Please use this identifier to cite or link to this item:
Title: Reliability-based design and life-cycle management of FRP-strengthened RC structures
Authors: Yang, Yinan
Advisors: Teng, J. G. (CEE)
Keywords: Reinforced concrete construction
Composite-reinforced concrete
Fiber-reinforced concrete
Issue Date: 2017
Publisher: The Hong Kong Polytechnic University
Abstract: Ageing transportation infrastructure imposes a huge risk to the well-being of society. The grand challenge brought by the ageing infrastructure is not only embodied in the large repository of deficient structures, but also arises from the ever diminishing availability of resources for maintenance actions. The current state of ageing infrastructure requires that maintenance actions be effective and sustainable; they should also be applied on critical structures/structural members at the most appropriate times during their service life. Reinforced concrete (RC) structures, an important constituent of transportation infrastructure, may undergo severe deterioration during their service life. In tackling the ageing problem of RC structures, fiber reinforced polymer (FRP) composites provide a viable solution for effective and sustainable structural strengthening, while life-cycle management can be used to decide the optimal strengthening plan. As great amounts of uncertainties are involved in both structural design and life-cycle management, probability-based methods that are capable of handling uncertainties should be used for rational planning of FRP-strengthening of RC structures. The present PhD research project was undertaken to provide an innovative maintenance solution to deteriorating RC structures, i.e. using FRP composites for structural maintenance and adopting life-cycle management for maintenance planning. To this end, three aspects of FRP strengthening were studied in detail: (a) the reliability evaluation of FRP-strengthened RC structures; (b) the development of deterioration models for RC and FRP-strengthened RC structures; and (c) the development of life-cycle management tools for FRP-strengthened RC structures. In order to handle the uncertainties involved, epistemic uncertainties of various design models for FRP-strengthened RC beams were quantified by virtue of two comprehensive test databases collected from the literature. Structural safety of FRP-strengthened RC beams was assessed by using time-independent reliability analysis, based on which revisions to existing design rules were proposed to achieve more reliable designs. For life-cycle assessment, time-dependent reliability was employed. To tackle the high computational cost, a novel cross-entropy-based importance sampling method was proposed for the efficient evaluation of time-dependent reliability of deteriorating structures. Regarding deterioration modeling, deterioration of both RC and FRP-strengthened RC structures were considered. For the former, a dynamic Bayesian network (DBN) model for chloride-induced corrosion was proposed for deterioration prediction and Bayesian updating. For the latter, moisture-induced deterioration was modeled for FRP composites and FRP-to-concrete bonded interfaces, respectively. Based on the time-dependent reliability analysis and deterioration models, life-cycle management can be performed by using both the threshold-based approach and multi-objective optimization. A risk-based bridge ranking method was developed to link up all preceding studies for a holistic life-cycle management framework for the FRP-strengthening of RC structures.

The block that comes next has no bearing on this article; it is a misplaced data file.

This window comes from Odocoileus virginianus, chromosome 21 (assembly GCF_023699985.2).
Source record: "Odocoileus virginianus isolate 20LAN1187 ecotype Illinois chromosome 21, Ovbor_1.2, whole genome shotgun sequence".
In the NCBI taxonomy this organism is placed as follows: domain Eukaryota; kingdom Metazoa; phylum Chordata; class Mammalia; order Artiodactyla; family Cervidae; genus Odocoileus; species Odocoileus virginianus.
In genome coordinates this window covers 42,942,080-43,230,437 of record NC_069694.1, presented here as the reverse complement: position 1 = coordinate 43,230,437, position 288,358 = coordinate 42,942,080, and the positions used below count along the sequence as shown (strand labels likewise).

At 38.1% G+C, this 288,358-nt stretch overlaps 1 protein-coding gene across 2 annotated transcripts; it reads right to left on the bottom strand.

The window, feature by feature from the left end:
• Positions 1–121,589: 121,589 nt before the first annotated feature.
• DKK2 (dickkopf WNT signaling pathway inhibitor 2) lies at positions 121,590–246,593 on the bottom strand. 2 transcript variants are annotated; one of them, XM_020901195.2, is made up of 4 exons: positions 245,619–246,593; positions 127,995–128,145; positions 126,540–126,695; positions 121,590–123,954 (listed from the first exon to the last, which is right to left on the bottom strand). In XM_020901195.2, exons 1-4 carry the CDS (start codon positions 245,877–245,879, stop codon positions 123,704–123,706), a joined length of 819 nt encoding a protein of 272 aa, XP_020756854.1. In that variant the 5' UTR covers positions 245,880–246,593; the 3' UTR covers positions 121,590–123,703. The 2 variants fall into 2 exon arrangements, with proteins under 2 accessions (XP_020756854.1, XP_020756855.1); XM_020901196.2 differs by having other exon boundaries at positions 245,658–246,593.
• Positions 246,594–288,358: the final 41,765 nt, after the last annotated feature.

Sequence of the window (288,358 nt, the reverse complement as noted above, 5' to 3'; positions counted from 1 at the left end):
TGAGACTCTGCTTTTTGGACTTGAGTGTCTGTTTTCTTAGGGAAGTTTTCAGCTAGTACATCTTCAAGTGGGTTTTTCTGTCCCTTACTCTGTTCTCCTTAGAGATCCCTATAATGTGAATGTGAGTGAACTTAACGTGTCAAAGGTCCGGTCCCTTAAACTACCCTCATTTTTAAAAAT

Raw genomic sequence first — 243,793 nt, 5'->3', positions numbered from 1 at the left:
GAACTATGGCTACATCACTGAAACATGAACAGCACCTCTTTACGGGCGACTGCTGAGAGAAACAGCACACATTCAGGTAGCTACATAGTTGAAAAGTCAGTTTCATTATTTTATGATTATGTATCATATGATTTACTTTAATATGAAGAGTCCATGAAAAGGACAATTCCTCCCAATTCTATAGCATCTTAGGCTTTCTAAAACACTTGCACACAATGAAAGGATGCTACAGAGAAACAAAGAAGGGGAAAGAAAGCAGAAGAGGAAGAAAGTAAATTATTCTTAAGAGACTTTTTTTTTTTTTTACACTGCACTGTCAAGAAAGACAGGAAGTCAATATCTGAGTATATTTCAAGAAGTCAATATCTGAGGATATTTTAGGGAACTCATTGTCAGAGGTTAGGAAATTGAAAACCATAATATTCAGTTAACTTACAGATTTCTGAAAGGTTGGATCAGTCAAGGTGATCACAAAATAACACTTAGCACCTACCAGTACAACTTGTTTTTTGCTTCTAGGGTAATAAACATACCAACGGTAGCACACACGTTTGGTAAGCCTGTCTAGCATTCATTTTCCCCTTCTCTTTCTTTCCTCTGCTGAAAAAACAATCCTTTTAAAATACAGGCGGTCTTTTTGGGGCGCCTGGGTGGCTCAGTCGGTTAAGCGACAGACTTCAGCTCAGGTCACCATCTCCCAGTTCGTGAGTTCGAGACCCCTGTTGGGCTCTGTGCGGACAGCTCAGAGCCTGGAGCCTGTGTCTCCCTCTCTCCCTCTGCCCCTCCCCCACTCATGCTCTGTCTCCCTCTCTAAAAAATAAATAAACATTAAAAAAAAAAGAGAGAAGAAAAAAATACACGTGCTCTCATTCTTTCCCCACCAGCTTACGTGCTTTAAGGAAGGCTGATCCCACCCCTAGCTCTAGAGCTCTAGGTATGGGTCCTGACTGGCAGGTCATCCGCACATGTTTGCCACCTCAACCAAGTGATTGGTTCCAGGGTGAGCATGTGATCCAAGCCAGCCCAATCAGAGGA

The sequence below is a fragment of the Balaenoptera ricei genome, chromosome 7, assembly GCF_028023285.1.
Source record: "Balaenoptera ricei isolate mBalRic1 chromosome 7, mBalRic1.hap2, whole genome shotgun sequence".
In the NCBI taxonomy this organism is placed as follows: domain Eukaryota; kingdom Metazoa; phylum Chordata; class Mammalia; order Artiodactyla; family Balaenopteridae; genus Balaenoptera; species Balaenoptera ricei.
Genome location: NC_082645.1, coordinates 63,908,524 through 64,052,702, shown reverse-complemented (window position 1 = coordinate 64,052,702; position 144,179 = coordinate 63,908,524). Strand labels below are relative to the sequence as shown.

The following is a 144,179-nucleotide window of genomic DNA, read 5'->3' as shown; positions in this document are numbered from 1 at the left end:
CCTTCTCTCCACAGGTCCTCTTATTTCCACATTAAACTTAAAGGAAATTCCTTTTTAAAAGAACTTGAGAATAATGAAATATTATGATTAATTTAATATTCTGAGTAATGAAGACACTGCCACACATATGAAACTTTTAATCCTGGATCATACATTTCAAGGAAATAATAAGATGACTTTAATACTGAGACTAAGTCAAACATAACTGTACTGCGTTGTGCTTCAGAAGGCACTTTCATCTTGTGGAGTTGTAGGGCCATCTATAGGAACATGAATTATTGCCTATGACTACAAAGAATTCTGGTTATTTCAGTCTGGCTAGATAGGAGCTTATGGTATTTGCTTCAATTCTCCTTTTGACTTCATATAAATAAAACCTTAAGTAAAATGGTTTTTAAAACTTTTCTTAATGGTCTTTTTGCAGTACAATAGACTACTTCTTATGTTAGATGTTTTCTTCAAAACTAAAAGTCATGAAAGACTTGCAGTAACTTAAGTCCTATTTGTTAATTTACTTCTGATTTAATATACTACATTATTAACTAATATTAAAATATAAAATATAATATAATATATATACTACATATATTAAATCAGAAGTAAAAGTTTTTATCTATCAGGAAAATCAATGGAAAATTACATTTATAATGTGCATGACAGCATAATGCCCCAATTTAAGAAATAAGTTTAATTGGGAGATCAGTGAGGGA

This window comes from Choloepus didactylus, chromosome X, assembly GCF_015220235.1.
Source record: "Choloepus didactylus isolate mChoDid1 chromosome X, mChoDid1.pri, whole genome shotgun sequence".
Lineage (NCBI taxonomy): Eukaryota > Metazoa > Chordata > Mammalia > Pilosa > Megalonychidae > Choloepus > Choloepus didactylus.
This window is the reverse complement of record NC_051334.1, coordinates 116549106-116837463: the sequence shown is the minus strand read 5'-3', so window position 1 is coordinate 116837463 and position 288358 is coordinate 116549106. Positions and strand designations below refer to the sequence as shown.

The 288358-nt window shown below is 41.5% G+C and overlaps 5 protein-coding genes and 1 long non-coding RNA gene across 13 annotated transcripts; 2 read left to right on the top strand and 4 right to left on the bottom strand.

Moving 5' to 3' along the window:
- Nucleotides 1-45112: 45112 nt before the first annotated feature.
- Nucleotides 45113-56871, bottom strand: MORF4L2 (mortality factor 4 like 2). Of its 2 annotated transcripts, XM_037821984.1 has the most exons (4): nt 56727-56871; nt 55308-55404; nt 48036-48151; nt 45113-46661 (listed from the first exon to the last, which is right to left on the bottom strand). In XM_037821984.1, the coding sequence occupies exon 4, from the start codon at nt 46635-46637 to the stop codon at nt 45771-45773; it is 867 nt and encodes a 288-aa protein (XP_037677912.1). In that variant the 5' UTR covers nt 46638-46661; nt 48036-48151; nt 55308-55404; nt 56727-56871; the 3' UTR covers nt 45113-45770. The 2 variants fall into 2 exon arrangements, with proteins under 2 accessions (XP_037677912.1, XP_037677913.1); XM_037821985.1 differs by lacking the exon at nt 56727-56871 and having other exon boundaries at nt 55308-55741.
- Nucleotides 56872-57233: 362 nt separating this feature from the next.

Description: xxviii, 475 pages : color illustrations
PolyU Library Call No.: [THS] LG51 .H577P CEE 2017 Yang
Rights: All rights reserved.
Appears in Collections:Thesis

Files in This Item:
File Description SizeFormat 
991021952343303411_link.htmFor PolyU Users167 BHTMLView/Open
991021952343303411_pira.pdfFor All Users (Non-printable)12.34 MBAdobe PDFView/Open
Show full item record
PIRA download icon_1.1View/Download Contents

Page view(s)

Last Week
Last month
Citations as of Feb 11, 2019


Citations as of Feb 11, 2019

Google ScholarTM


Items in DSpace are protected by copyright, with all rights reserved, unless otherwise indicated.